Cyprus and the emerging Mediterranean gas wars
William Engdahl is an award-winning geopolitical analyst and strategic risk consultant whose internationally best-selling books have been translated into thirteen foreign languages. He has lectured as Visiting Professor at Beijing University of Chemical Technology and delivers talks and private seminars around the world on subjects of current importance from economics to oil geopolitics to agribusiness. A widely discussed analyst of current political and economic developments, his provocative articles and analyses have appeared in numerous newspapers and magazines and well-known international websites. He is a Research Associate of the Centre for Research on Globalization in Montreal and member of the editorial board of Eurasia magazine. Based in Frankfurt, Germany he may be reached via his website www.williamengdahl.com
For more than a century a major background factor in numerous
wars across the globe has been the control of oil. Now, with
governments across Europe trying to lower their “carbon
footprints,” gas and wars over control of gas are emerging.
The bizarre conflict over Cyprus and Greece, as well as Syria, have more than a little to do with the new gas wars geopolitics.
In December 2011, Texas’ Noble Energy, found a field offshore Cyprus estimated to hold at least 7 tcf of natural gas. Noble Energy found huge gas reserves offshore Israel in 2010, giving Israel for the first time the prospect of becoming a major gas player too. Now the plot thickens.
Qatar, a major backer of the toppling of the Assad regime in
Syria has a vested interest there related to gas. Qatar has bid to
become the world’s premier LNG gas exporter. Its North Field is
contiguous to Iran’s South Pars gas field in the middle of the
Persian Gulf. Qatar at the moment is backed by Turkey against
Assad’s Syrian regime.
Now, a major motivation to both want Assad off the map, and
chaos in Syria might just be that in July 2011, Syria, Iran
and Iraq signed a $10 billion agreement for a gas pipeline from
Iran’s Port Assalouyeh near South Pars to Damascus, Syria via Iraq.
Iran plans to extend the pipeline from Damascus to Lebanon’s
Mediterranean port where it would be delivered to EU
Adding to Qatar’s determination to destroy the Syria-Iran-Iraq
gas cooperation is the discovery in August 2011 by Syrian
exploration companies of a huge new gas field near the border with
Lebanon and at Tartus on the Syrian Mediterranean. Any export
of Syrian or Iranian gas to the EU would go through the
Russian-tied port of Tartus.
According to informed Algerian sources, the new Syrian gas
discoveries, are believed to equal or exceed those of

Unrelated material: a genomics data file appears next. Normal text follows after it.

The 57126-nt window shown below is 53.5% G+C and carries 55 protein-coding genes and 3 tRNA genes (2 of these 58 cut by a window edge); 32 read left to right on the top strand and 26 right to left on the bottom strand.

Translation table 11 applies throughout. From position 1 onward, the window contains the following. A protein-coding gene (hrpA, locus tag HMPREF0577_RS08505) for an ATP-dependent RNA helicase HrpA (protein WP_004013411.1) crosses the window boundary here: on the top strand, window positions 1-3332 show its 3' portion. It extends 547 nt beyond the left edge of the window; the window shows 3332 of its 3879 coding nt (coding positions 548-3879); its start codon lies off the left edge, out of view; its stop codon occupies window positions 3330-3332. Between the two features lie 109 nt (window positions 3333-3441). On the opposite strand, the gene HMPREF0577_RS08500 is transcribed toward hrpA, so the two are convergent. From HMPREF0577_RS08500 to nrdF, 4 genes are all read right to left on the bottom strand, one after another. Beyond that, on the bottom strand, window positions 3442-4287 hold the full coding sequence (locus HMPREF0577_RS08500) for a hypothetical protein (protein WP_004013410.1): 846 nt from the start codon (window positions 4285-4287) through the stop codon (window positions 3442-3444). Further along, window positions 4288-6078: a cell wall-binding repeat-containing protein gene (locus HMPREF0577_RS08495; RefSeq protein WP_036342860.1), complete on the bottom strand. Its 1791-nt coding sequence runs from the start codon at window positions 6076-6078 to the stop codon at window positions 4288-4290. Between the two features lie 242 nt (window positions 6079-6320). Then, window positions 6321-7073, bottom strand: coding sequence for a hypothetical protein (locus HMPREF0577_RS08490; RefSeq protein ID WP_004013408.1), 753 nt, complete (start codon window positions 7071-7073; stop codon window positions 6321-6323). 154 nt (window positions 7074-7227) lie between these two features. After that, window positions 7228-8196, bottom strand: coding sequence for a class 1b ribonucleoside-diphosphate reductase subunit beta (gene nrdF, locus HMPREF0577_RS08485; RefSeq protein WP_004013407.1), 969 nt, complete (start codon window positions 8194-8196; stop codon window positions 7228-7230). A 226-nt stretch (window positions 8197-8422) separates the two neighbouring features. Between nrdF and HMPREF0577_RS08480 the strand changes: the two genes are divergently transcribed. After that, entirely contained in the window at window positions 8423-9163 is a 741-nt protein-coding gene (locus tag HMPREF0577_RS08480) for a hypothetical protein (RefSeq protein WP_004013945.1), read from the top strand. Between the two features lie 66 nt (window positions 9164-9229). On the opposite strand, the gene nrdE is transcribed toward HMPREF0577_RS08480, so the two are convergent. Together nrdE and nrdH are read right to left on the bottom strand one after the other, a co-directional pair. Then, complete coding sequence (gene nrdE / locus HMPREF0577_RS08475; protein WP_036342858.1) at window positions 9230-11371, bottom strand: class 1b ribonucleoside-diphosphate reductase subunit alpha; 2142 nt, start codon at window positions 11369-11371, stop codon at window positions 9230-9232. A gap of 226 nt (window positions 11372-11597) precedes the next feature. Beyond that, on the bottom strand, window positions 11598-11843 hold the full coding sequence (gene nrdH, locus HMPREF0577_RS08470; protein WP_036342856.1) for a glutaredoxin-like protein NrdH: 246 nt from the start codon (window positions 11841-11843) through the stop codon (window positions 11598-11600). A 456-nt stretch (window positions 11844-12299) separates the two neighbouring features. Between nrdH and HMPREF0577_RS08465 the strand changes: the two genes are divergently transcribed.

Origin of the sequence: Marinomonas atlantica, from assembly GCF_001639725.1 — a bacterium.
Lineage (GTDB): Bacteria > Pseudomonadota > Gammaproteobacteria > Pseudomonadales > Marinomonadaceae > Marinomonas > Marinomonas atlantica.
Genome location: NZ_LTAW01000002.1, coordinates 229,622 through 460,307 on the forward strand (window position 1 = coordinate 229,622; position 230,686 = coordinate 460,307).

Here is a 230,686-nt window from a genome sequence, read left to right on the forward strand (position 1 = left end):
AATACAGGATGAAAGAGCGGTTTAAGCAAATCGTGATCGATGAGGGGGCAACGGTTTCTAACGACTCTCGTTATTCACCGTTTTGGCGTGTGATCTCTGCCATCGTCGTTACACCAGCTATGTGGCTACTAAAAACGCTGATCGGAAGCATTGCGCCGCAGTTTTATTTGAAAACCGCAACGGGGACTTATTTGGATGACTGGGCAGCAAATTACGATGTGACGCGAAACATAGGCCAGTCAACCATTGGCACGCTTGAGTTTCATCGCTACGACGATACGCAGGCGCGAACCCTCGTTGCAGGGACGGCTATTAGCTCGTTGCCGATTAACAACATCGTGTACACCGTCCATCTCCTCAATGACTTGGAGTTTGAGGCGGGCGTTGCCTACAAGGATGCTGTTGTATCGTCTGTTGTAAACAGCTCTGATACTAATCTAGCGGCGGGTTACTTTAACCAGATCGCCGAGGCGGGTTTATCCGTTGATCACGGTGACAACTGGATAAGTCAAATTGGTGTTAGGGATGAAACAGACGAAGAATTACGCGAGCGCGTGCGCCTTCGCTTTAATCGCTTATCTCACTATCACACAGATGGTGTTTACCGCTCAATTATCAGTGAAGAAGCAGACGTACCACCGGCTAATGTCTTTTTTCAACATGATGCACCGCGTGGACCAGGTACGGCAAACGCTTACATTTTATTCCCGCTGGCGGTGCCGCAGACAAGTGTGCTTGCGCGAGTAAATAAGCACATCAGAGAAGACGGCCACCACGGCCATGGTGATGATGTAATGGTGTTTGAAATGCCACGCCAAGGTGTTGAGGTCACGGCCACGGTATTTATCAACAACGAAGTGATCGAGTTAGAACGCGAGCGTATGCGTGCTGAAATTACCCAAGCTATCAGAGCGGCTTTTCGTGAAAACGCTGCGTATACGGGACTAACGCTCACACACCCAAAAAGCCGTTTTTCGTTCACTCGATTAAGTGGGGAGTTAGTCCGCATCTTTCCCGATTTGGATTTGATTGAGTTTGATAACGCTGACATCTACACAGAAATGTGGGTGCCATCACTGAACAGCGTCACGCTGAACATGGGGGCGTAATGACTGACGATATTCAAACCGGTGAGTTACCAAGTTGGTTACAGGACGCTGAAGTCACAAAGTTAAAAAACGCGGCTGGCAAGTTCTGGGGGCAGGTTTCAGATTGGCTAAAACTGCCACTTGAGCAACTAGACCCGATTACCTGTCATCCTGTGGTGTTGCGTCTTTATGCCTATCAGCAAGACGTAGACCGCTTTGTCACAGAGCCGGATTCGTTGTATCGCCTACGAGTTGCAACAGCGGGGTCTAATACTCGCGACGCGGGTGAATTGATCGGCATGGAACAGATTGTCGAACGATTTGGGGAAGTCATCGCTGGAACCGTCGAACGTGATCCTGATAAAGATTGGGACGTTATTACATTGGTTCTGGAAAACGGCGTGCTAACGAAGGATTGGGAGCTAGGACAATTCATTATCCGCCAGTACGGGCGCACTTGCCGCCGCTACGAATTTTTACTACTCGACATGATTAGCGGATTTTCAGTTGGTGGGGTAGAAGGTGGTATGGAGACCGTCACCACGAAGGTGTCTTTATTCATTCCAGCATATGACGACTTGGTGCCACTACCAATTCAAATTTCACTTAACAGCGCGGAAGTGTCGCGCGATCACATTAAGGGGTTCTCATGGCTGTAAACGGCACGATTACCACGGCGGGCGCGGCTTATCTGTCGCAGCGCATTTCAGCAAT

The Iran-Iraq-Syria gas pipeline to the EU would be a de facto
Shi’ite pipeline from Shi’ite Iran via Shi’ite-majority Iraq onto
Shi’ite-friendly Alawite Al-Assad’s Syria. No surprise that Qatar
backs an anti-Shi’ite Muslim Brotherhood solution for Syria
Qatar-friendly. Sunni Salafist Qatar hosts the Brotherhood
presently, as well as the US military and the British. Interesting
Now, enter Israel as a new major gas player. Russia, the steadfast backer of Assad in Syria and defender of Russian naval rights at Syria’s Tartus port, has weighed in on the side of…Israel. Nothing personal, just business, geopolitical energy business. Tamar natural gas field off the coast of Israel is expected to begin yielding gas for Israel’s use in 2013. And Noble in late 2010 found an enormous natural gas field, Leviathan, offshore of Israel in the Levantine Basin.
On February 26, Russia’s Gazprom signed a 20-year deal with Levant LNG Marketing Corp. to exclusively buy liquefied natural gas (LNG) from Israel’s offshore Tamar field also in the Mediterranean off the coast of Haifa. Gazprom has reportedly during the crisis also offered Cyprus to develop its gas reserves. Cyprus, reeling from the results of the bank crisis, badly needs a strong partner to develop its new-found gas wealth. That can’t happen unless they have a strong partner to face up to Turkey who claims rights over Turkish Cyprus waters. Gazprom has huge leverage over Turkey as supplier of 40% of Turkish gas for her industry. Moscow and Gazprom may yet emerge the net gainer from these hidden Mediterranean gas wars.
The statements, views and opinions expressed in this column are solely those of the author and do not necessarily represent those of RT.